10K80 by Nidgel D'Souza October 6, 2020
Think about a time where complexity was simplified right before your eyes.
For me, I recalled a time in my middle school science class where we were learning about the flow of electricity. We were performing a class activity where we took wires, a battery, a switch, and a light bulb and arranged them in a way where we produced light.
The arrangement was quite simple. Connect one wire from the negative side of the battery to the switch, then connect that to the light bulb. Take another wire from the light bulb and connect it to the positive side of the battery and, “Voilà!”
With a flick of the switch: let there be light.
This experience profoundly took something that was way over my head and simplified it through an art activity. It was as if art had explained the design, engineering, and science of electricity.
Science, Engineering, Design, and Art are fundamental elements for the progression of society. Each influences the other and we see it all the time. Star Wars shaping the space industry, Black Mirror expanding our ideas of social technologies, and Smart House laying the foundation for living with Artificial Intelligence.
These thoughts sparked a series of questions for me: Can we make sustainability and renewable energy cool? How can we use the influence of art to create more cultural acceptance and understanding around sustainability? I investigated thoroughly and may have found an answer.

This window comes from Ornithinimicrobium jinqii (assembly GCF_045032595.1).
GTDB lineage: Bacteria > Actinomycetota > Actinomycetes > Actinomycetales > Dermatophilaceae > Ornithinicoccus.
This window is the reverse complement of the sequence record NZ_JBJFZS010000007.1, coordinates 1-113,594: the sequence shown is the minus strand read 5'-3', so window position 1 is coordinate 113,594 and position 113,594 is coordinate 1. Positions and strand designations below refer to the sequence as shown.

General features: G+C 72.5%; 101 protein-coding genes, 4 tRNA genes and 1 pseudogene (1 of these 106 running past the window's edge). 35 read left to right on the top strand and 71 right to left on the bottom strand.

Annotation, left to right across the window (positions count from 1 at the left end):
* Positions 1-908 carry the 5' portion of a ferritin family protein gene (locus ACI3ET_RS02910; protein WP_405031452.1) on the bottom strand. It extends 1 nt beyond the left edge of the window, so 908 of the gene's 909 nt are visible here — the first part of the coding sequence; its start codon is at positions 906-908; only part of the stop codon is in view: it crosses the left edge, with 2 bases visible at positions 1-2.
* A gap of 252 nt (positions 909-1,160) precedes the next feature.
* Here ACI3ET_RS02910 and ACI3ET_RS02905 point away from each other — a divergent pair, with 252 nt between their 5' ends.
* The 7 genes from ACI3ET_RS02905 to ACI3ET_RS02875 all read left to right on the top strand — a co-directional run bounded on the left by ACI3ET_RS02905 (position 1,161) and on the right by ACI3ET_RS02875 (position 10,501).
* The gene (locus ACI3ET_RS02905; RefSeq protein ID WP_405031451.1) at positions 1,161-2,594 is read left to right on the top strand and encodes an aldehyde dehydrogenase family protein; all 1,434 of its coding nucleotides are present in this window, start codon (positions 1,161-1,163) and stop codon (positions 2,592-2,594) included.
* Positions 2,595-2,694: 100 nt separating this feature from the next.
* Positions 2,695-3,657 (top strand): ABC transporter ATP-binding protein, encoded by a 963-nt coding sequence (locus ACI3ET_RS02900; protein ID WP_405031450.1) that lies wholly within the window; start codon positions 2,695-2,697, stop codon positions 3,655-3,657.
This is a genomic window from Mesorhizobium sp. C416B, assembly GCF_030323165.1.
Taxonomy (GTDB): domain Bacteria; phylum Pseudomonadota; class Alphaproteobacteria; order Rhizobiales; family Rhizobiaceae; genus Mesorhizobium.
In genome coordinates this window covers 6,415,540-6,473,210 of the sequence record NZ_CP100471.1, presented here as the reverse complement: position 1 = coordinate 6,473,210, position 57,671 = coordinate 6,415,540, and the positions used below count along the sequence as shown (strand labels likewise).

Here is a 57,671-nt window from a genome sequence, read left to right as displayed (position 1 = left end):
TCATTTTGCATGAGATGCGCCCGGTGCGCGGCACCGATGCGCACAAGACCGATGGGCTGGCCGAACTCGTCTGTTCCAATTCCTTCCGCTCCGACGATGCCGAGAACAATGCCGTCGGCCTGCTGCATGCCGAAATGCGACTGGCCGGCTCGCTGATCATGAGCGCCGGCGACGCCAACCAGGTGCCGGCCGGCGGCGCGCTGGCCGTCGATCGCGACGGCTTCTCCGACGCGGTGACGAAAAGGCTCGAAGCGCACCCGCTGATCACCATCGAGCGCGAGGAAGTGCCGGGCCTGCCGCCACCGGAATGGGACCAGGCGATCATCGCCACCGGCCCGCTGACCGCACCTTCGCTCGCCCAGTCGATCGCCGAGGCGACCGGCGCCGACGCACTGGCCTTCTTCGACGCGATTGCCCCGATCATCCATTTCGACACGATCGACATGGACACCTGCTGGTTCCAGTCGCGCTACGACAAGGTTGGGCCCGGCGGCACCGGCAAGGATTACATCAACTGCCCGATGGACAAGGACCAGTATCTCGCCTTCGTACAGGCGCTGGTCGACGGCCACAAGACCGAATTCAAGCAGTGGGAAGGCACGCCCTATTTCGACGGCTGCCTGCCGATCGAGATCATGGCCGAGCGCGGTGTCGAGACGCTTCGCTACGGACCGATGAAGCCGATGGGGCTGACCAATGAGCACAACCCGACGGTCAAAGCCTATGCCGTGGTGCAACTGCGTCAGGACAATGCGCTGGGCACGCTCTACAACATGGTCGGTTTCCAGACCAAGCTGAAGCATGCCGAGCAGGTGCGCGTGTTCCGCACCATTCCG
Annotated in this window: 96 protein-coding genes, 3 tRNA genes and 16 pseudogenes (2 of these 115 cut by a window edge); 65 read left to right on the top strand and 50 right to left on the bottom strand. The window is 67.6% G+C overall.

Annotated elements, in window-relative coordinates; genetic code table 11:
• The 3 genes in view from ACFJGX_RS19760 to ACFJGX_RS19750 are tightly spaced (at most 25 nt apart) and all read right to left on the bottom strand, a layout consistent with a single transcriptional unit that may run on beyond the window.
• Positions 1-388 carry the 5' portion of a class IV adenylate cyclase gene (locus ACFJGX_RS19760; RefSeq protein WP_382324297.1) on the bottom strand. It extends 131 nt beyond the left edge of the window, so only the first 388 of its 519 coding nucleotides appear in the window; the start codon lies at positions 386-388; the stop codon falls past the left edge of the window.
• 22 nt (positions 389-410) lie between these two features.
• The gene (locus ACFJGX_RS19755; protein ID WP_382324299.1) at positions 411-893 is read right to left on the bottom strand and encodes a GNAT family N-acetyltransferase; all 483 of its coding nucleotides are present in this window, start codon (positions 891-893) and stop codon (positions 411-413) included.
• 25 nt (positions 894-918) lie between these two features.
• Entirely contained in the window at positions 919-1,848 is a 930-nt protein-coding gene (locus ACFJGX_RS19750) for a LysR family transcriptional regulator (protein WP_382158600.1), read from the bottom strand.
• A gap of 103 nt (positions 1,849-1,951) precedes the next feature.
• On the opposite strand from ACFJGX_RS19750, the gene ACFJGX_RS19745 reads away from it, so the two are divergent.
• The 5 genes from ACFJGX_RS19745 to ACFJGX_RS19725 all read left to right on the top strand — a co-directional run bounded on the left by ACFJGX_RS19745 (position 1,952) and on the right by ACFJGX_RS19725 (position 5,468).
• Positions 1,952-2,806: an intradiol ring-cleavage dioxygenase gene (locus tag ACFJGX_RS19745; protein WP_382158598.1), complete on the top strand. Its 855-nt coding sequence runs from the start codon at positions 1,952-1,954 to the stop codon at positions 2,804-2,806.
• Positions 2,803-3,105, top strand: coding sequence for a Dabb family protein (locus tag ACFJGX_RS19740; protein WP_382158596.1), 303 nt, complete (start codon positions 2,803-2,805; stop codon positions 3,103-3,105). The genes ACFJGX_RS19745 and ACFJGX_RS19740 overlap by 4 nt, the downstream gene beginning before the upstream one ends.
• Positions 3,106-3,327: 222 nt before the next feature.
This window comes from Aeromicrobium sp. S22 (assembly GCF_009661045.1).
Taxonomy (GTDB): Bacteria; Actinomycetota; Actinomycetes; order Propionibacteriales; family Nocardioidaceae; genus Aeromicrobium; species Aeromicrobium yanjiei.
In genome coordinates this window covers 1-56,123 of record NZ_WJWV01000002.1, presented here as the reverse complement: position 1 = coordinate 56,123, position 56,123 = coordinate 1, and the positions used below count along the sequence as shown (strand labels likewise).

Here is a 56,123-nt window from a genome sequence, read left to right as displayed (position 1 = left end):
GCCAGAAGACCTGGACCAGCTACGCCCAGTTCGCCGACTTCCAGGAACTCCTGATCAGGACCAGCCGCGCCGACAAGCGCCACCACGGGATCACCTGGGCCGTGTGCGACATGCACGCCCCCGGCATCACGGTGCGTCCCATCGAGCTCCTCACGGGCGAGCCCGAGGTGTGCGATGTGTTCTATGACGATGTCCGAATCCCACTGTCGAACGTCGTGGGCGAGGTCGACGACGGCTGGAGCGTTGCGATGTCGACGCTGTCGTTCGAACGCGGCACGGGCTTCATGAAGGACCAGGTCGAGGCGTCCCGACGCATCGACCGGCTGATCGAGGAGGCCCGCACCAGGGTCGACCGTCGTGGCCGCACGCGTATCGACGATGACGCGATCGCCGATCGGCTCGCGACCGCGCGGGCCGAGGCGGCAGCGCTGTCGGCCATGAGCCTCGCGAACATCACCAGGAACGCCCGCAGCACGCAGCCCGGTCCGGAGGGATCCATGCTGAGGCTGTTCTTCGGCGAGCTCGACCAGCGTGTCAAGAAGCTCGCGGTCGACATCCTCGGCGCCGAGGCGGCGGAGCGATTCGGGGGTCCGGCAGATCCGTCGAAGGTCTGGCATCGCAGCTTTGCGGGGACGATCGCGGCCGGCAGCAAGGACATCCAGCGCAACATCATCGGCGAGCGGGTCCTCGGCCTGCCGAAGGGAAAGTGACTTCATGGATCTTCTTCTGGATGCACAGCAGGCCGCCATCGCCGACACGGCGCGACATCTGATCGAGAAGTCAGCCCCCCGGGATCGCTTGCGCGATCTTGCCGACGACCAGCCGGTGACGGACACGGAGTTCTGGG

By way of Chicago, Olusola “Shala.” Akintunde is a Nigerian-American contemporary artist and pioneer in the medium of Solar Art. This newfound discipline seamlessly merges art and solar technology that can be seen in one of his prominent pieces: Shala’s The Bronzeville Solar Pyramid.
The art piece is a translucent pyramid with a solar-powered lighting system that shines through a system of hieroglyphics Shala created with kids from various schools in Chicago. The public installation is located in the historic Bronzeville neighborhood of Chicago’s South Side.
Shala intentionally chose to build the pyramid with students of color, and in the Bronzeville neighborhood, because he wanted to be an example of what it is to create economic development within his own community. In his own words,
I took on solar (panels) because painting murals out in the cold (I live in Chicago) no longer seemed like it was worth my time. Painting a pretty picture for people to post or double-tap was no longer fulfilling. If I can do that on a solar panel, supply energy to the host building, and earn the added promotion that comes with a good piece, then that’s what I’m supposed to be doing as a creative. I’m a social impact artist.– Shala
The symbolism of a pyramid is not lost on Shala. Shala’s Bronzeville Solar Pyramid is a gaze-locking art piece that provides cultural prominence to the neighborhood and awareness of renewable energy technologies. Furthermore, it provides equity in the community that will last for years to come.
An investment in solar panels comes at a premium price. However, the panels start to pay for themselves from day one and eventually start generating revenue after a few years. Shala has taken this concept and applied it to his art. He explains further,
I make sculptures and paintings that pay for themselves. Not only through value over time, but actually through real money because it’s generating electricity. Eventually, my decorated power generators become a source of income for those neighborhoods. Oftentimes I give the neighborhood equity in the piece so that when it does clear and make money, the neighborhood can actually generate money they can then use to improve their community.
Shala’s Solar Art provides value on several fronts. Not only does the art make the place better, it increases the value of a property. Furthermore, his art is adding cultural relevance to renewable energy and creating a natural income source in and for underserved communities. He dives deeper, saying